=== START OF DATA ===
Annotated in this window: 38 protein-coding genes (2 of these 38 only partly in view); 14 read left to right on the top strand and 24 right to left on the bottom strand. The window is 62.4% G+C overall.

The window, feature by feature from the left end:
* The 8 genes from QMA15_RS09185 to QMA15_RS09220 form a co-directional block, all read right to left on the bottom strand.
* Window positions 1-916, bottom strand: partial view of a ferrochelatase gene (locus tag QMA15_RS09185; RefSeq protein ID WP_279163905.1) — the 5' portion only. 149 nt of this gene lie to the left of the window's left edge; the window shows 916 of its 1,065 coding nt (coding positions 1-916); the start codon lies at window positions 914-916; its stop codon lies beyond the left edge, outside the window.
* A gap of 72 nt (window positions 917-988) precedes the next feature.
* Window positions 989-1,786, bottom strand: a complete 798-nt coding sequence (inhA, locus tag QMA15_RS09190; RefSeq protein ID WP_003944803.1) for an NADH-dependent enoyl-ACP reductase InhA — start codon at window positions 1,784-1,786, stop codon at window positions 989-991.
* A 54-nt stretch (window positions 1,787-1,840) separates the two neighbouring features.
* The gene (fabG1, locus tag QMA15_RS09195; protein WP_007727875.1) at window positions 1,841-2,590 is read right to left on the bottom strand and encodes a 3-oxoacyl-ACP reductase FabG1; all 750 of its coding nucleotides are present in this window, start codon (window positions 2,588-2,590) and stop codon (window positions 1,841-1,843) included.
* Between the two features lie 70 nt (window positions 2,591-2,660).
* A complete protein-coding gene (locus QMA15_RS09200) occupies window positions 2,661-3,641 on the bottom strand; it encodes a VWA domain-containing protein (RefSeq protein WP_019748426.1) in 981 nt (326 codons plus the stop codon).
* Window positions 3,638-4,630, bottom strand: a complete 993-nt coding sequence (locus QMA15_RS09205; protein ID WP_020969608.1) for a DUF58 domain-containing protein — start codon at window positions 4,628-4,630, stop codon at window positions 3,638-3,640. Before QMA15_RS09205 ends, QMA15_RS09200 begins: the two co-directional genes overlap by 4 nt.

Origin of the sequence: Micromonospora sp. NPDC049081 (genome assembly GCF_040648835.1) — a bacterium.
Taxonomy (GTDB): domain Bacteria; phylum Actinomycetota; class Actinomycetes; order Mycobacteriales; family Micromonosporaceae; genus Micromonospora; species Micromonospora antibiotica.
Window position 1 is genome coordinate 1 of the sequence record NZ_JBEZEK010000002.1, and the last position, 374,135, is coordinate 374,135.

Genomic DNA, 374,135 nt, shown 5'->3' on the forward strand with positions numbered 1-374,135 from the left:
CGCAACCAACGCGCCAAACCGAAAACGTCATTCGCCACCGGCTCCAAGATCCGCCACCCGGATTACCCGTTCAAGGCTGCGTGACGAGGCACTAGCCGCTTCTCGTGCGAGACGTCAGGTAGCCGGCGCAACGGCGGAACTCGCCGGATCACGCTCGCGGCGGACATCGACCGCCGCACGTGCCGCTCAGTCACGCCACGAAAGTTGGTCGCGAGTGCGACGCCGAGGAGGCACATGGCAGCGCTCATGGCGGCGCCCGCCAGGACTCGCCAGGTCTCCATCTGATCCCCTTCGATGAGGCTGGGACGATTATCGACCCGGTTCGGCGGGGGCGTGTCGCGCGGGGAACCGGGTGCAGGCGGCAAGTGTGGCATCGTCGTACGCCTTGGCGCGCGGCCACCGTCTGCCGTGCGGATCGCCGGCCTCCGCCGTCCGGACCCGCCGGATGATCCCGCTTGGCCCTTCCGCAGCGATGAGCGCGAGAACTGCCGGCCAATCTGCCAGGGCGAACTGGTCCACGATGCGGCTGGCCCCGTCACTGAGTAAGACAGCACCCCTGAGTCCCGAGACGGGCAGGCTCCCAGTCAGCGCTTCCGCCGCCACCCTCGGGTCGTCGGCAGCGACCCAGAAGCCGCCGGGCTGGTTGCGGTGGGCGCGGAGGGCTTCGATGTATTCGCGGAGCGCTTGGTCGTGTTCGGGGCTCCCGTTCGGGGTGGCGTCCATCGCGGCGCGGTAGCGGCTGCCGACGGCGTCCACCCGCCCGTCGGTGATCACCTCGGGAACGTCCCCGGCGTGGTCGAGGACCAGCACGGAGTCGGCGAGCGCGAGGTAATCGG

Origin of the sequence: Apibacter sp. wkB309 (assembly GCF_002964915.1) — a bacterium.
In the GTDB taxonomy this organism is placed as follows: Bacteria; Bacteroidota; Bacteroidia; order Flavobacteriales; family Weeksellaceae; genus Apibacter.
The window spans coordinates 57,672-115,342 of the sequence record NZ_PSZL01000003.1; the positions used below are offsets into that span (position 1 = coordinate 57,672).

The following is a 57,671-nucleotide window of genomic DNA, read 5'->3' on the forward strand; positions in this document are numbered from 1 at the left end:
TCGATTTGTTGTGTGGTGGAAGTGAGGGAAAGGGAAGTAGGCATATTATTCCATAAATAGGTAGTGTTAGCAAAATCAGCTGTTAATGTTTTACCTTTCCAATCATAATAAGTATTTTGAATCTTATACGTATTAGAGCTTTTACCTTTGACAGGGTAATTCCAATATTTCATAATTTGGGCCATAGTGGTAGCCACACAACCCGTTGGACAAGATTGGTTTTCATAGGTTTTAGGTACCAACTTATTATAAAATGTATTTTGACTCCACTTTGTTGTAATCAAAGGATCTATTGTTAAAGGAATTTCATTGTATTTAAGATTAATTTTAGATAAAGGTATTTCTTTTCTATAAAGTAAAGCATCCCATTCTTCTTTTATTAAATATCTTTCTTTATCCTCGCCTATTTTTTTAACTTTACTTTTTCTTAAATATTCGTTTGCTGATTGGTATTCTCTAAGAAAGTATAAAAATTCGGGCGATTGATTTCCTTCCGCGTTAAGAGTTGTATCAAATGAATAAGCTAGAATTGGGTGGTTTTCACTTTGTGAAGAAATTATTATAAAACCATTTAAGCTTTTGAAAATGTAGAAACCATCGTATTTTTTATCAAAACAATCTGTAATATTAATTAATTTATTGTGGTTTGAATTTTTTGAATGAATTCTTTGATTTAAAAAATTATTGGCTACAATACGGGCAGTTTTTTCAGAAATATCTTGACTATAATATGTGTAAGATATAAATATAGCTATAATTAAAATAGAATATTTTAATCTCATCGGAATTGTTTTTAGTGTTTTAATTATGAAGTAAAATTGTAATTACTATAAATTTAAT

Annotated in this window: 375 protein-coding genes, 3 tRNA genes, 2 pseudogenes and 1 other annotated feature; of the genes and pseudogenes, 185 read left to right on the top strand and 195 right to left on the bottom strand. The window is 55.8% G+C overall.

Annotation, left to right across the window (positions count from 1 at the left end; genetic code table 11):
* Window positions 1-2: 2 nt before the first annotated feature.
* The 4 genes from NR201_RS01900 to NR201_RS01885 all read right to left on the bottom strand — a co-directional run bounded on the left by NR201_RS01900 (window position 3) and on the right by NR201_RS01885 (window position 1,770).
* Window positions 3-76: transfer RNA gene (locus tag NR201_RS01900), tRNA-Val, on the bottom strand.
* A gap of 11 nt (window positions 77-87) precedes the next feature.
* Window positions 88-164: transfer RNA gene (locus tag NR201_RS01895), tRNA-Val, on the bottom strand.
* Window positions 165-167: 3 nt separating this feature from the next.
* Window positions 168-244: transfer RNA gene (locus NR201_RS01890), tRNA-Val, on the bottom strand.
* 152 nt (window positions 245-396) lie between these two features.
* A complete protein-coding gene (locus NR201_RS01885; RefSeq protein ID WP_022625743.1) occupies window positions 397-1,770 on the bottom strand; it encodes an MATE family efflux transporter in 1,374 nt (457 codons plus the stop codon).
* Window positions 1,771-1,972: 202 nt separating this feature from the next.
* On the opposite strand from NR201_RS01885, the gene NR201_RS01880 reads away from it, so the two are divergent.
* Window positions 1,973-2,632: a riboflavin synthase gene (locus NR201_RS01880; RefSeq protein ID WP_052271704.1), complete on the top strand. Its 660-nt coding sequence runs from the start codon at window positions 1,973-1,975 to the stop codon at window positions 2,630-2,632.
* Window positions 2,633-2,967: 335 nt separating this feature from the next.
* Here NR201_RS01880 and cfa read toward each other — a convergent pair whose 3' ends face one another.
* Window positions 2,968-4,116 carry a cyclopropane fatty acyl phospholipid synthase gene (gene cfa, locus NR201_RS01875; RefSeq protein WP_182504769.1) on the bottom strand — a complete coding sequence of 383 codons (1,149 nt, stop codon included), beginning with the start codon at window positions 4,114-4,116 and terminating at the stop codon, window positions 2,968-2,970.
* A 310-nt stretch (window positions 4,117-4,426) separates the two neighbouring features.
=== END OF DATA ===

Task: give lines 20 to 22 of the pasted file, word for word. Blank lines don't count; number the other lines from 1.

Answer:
The following is a 57,671-nucleotide window of genomic DNA, read 5'->3' on the forward strand; positions in this document are numbered from 1 at the left end:
TCGATTTGTTGTGTGGTGGAAGTGAGGGAAAGGGAAGTAGGCATATTATTCCATAAATAGGTAGTGTTAGCAAAATCAGCTGTTAATGTTTTACCTTTCCAATCATAATAAGTATTTTGAATCTTATACGTATTAGAGCTTTTACCTTTGACAGGGTAATTCCAATATTTCATAATTTGGGCCATAGTGGTAGCCACACAACCCGTTGGACAAGATTGGTTTTCATAGGTTTTAGGTACCAACTTATTATAAAATGTATTTTGACTCCACTTTGTTGTAATCAAAGGATCTATTGTTAAAGGAATTTCATTGTATTTAAGATTAATTTTAGATAAAGGTATTTCTTTTCTATAAAGTAAAGCATCCCATTCTTCTTTTATTAAATATCTTTCTTTATCCTCGCCTATTTTTTTAACTTTACTTTTTCTTAAATATTCGTTTGCTGATTGGTATTCTCTAAGAAAGTATAAAAATTCGGGCGATTGATTTCCTTCCGCGTTAAGAGTTGTATCAAATGAATAAGCTAGAATTGGGTGGTTTTCACTTTGTGAAGAAATTATTATAAAACCATTTAAGCTTTTGAAAATGTAGAAACCATCGTATTTTTTATCAAAACAATCTGTAATATTAATTAATTTATTGTGGTTTGAATTTTTTGAATGAATTCTTTGATTTAAAAAATTATTGGCTACAATACGGGCAGTTTTTTCAGAAATATCTTGACTATAATATGTGTAAGATATAAATATAGCTATAATTAAAATAGAATATTTTAATCTCATCGGAATTGTTTTTAGTGTTTTAATTATGAAGTAAAATTGTAATTACTATAAATTTAAT

Annotated in this window: 375 protein-coding genes, 3 tRNA genes, 2 pseudogenes and 1 other annotated feature; of the genes and pseudogenes, 185 read left to right on the top strand and 195 right to left on the bottom strand. The window is 55.8% G+C overall.